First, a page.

The film director
Fernando Meirelles had directed one previous film, and was a director of commercials for a Brazilian advertising agency, O2. The film was based on the novel of the same name by Paulo Lins, a long 700 page multi-character novel described as ‘Dickensian’. It uses amateur actors who were recruited from the favelas and encouraged to improvises to give the film authenticity.
Filming took place entirely in the slums. It was was financed by TV Globo, Brazil’s biggest TV channel, and 02 Filmes. The success of the film led to a TV mini-series Cidode dos Homens I City of Men set in the Dona Martela favela and featuring the same actors. An estimated 35 million viewers watched the first series. Together with co-director Katia Lund he started the organisation ‘Nos do cinema I ‘We of the Cinema. This is a workshop project for boys from the favelas. The film cost about $3m to make and has taken around $30m at the box office worldwide.
City of God uses narrative in a complex way, manipulating the timeframe, and using a narrator to lead the audience through the film. This kind of narrator is known as homodiegetic – he is inside the narrative narrating in the first person. The narrative doesn’t fall easily into the usual theory. There is certainly three parts to the film, but they don’t really fit Sid Field’s theory of a start, middle and end. The start after all is a sequence that actually heralds the end of the film, and apart from being a dramatic sequence that serves to engage the audience, it guarantees an understanding of the changed circumstances of the city, and makes the antics of the Tender Trio look rather tame compared with the later action.
Todorov’s theory of an equilibrium, followed by a disequilibrium, then a new equilibrium could be applied. The original equilibrium of the tame amateur gangsterism of the Tender Trio is disrupted by the rapid escalation of violence that follows the Miami Hotel raid and the jump forward in time to the 70s where we see a grown up Lil Ze, and the true events of the night at the Miami Hotel are shown. This then proceeds to the new equilibrium at the end where we see Lil Ze being assinated by the Runts – a new generation of kids re-claiming the streets, except that instead of being shown playing football they’re planning who they’re going to kill off next!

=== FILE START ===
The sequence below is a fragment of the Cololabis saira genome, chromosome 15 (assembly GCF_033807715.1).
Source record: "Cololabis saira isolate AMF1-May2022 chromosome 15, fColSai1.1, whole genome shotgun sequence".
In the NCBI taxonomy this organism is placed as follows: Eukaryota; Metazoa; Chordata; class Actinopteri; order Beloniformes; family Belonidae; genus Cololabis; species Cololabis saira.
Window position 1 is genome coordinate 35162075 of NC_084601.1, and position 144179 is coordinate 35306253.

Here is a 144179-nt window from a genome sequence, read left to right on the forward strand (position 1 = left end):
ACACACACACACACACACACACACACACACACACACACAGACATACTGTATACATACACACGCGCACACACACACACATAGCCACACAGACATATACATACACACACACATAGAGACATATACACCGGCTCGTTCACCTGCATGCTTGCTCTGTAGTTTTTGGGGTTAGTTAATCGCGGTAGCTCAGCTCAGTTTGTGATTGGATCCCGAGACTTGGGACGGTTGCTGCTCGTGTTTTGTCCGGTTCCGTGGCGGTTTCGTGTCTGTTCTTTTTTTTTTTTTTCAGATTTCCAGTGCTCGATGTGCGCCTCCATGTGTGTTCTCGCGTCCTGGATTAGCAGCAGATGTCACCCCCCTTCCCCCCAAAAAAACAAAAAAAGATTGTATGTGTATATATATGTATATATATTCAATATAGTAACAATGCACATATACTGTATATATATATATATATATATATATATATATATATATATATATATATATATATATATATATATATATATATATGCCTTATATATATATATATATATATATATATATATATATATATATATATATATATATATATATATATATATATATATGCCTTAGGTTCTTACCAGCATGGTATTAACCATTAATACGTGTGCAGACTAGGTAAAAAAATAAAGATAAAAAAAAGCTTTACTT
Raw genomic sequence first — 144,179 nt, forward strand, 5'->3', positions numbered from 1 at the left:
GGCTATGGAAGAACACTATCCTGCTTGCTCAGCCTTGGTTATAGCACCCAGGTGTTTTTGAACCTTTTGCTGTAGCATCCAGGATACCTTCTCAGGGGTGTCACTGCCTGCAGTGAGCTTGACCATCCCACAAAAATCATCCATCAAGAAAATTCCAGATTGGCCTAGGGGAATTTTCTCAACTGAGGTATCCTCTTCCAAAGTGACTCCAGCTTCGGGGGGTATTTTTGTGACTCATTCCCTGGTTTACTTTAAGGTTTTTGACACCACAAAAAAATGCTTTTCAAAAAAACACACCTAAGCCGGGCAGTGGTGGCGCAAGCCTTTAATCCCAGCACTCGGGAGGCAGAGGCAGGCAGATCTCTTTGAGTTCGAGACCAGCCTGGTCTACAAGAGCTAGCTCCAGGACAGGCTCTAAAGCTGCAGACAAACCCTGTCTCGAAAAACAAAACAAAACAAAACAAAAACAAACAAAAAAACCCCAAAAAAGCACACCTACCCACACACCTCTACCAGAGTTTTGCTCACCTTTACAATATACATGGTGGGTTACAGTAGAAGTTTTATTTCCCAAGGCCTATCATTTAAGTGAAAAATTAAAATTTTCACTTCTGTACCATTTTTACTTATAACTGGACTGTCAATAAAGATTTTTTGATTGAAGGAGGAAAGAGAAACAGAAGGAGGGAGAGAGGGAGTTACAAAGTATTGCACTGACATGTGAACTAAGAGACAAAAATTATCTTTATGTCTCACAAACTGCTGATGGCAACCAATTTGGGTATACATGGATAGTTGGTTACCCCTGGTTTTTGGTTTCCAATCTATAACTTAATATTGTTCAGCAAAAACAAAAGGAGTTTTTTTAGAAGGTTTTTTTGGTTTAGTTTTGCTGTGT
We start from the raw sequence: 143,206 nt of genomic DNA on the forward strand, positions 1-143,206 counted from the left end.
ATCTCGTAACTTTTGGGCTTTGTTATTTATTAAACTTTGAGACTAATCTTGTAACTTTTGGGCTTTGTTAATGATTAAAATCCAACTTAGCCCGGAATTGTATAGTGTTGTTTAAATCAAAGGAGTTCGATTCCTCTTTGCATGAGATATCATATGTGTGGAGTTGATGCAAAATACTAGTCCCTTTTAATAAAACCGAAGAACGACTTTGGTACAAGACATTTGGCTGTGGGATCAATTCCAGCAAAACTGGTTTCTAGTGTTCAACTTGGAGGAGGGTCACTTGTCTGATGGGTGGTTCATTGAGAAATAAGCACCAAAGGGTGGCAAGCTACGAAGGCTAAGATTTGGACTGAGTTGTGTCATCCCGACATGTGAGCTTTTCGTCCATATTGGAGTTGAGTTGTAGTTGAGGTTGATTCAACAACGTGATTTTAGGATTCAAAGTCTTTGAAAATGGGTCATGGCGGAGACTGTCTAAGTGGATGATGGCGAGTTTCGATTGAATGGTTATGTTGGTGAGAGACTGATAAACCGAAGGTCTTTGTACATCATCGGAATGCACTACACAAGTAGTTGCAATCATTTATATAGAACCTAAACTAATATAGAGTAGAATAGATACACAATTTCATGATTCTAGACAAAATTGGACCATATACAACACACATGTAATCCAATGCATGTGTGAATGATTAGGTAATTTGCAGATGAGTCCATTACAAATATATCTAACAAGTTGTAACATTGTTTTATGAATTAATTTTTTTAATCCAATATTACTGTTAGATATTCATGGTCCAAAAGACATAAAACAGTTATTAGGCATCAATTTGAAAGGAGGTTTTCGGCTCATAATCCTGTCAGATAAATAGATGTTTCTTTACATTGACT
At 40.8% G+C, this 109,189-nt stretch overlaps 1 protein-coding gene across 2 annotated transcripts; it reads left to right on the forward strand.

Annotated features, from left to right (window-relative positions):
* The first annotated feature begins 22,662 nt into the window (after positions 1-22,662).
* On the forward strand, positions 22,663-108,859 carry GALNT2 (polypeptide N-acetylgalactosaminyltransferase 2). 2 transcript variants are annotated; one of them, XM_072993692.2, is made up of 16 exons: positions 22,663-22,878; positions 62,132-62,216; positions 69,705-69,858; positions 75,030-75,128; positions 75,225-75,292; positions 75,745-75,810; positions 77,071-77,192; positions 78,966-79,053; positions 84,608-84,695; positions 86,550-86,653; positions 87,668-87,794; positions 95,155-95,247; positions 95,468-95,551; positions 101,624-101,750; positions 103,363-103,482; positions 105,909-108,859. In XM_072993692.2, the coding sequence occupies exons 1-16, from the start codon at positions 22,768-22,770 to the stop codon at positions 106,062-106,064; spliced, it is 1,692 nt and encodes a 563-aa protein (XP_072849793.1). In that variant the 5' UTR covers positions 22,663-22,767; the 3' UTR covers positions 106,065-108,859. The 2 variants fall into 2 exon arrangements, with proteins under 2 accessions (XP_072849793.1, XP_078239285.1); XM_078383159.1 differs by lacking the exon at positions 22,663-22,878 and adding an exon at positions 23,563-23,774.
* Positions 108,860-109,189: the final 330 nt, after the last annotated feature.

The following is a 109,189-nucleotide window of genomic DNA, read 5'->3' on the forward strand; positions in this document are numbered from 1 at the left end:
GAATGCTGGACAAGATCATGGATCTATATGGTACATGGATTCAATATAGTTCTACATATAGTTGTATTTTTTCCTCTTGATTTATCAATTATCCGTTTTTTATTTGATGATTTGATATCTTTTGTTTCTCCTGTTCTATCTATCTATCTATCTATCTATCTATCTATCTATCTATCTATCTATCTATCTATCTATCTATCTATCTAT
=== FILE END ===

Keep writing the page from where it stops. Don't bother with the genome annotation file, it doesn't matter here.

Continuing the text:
Roland Barthes theories of action and enigma codes can easily be applied, remember that Barthes said that there are two ways of creating suspense in narrative, the first caused by unanswered questions, the second by the anticipation of an action’s resolution – there are numerous examples of actions which lead to a re-action such as:
- The Tender Trio’s raid on the Miami Hotel in a desire to become more serious gangsters leads to the deaths of Shaggy and Goose and eventually reveals Lil Ze’s true character.
- Bene’s decision to leave the gangster’s life leads to his death.
- Ned’s decision to seek revenge on his brother’s death leads to him joining Carrot’s gang and his eventual death.